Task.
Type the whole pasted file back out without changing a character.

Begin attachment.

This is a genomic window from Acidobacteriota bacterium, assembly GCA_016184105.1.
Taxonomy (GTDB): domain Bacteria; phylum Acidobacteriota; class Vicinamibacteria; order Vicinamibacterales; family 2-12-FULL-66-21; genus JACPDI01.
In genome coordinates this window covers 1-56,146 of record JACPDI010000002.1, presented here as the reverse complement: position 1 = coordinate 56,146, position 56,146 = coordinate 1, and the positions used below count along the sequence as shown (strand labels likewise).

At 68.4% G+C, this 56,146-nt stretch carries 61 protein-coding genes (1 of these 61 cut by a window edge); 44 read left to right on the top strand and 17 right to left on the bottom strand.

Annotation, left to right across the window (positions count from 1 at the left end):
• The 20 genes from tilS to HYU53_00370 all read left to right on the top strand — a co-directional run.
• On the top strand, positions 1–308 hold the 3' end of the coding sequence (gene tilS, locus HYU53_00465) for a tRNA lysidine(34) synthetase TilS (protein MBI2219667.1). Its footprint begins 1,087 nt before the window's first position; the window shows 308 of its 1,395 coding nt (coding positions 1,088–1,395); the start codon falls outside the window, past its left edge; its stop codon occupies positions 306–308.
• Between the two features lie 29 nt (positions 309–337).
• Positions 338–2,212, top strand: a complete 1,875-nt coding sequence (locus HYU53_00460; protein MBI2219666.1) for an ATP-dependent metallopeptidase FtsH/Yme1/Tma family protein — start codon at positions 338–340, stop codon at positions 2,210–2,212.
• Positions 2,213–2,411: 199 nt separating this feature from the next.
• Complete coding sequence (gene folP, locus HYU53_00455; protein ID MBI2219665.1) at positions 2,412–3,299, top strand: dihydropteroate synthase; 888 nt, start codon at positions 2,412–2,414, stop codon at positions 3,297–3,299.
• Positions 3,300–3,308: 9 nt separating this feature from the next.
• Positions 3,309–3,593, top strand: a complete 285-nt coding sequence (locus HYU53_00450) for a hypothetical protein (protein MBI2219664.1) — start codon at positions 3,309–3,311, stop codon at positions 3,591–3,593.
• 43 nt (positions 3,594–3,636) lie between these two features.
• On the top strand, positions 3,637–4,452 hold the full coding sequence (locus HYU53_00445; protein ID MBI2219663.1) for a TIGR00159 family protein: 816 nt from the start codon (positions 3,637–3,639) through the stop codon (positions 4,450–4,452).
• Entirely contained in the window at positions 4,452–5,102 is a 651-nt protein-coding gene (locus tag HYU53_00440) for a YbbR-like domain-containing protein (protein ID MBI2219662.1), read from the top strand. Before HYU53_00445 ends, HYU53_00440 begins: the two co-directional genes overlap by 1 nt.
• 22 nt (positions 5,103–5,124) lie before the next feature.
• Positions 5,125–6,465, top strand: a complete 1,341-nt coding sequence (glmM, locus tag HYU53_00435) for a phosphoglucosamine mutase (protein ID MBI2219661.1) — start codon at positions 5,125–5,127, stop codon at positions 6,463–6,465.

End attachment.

This is a genomic window from Acidobacteriota bacterium, assembly GCA_016184105.1.
Taxonomy (GTDB): domain Bacteria; phylum Acidobacteriota; class Vicinamibacteria; order Vicinamibacterales; family 2-12-FULL-66-21; genus JACPDI01.
In genome coordinates this window covers 1-56,146 of record JACPDI010000002.1, presented here as the reverse complement: position 1 = coordinate 56,146, position 56,146 = coordinate 1, and the positions used below count along the sequence as shown (strand labels likewise).

At 68.4% G+C, this 56,146-nt stretch carries 61 protein-coding genes (1 of these 61 cut by a window edge); 44 read left to right on the top strand and 17 right to left on the bottom strand.

Annotation, left to right across the window (positions count from 1 at the left end):
• The 20 genes from tilS to HYU53_00370 all read left to right on the top strand — a co-directional run.
• On the top strand, positions 1–308 hold the 3' end of the coding sequence (gene tilS, locus HYU53_00465) for a tRNA lysidine(34) synthetase TilS (protein MBI2219667.1). Its footprint begins 1,087 nt before the window's first position; the window shows 308 of its 1,395 coding nt (coding positions 1,088–1,395); the start codon falls outside the window, past its left edge; its stop codon occupies positions 306–308.
• Between the two features lie 29 nt (positions 309–337).
• Positions 338–2,212, top strand: a complete 1,875-nt coding sequence (locus HYU53_00460; protein MBI2219666.1) for an ATP-dependent metallopeptidase FtsH/Yme1/Tma family protein — start codon at positions 338–340, stop codon at positions 2,210–2,212.
• Positions 2,213–2,411: 199 nt separating this feature from the next.
• Complete coding sequence (gene folP, locus HYU53_00455; protein ID MBI2219665.1) at positions 2,412–3,299, top strand: dihydropteroate synthase; 888 nt, start codon at positions 2,412–2,414, stop codon at positions 3,297–3,299.
• Positions 3,300–3,308: 9 nt separating this feature from the next.
• Positions 3,309–3,593, top strand: a complete 285-nt coding sequence (locus HYU53_00450) for a hypothetical protein (protein MBI2219664.1) — start codon at positions 3,309–3,311, stop codon at positions 3,591–3,593.
• 43 nt (positions 3,594–3,636) lie between these two features.
• On the top strand, positions 3,637–4,452 hold the full coding sequence (locus HYU53_00445; protein ID MBI2219663.1) for a TIGR00159 family protein: 816 nt from the start codon (positions 3,637–3,639) through the stop codon (positions 4,450–4,452).
• Entirely contained in the window at positions 4,452–5,102 is a 651-nt protein-coding gene (locus tag HYU53_00440) for a YbbR-like domain-containing protein (protein ID MBI2219662.1), read from the top strand. Before HYU53_00445 ends, HYU53_00440 begins: the two co-directional genes overlap by 1 nt.
• 22 nt (positions 5,103–5,124) lie before the next feature.
• Positions 5,125–6,465, top strand: a complete 1,341-nt coding sequence (glmM, locus tag HYU53_00435) for a phosphoglucosamine mutase (protein ID MBI2219661.1) — start codon at positions 5,125–5,127, stop codon at positions 6,463–6,465.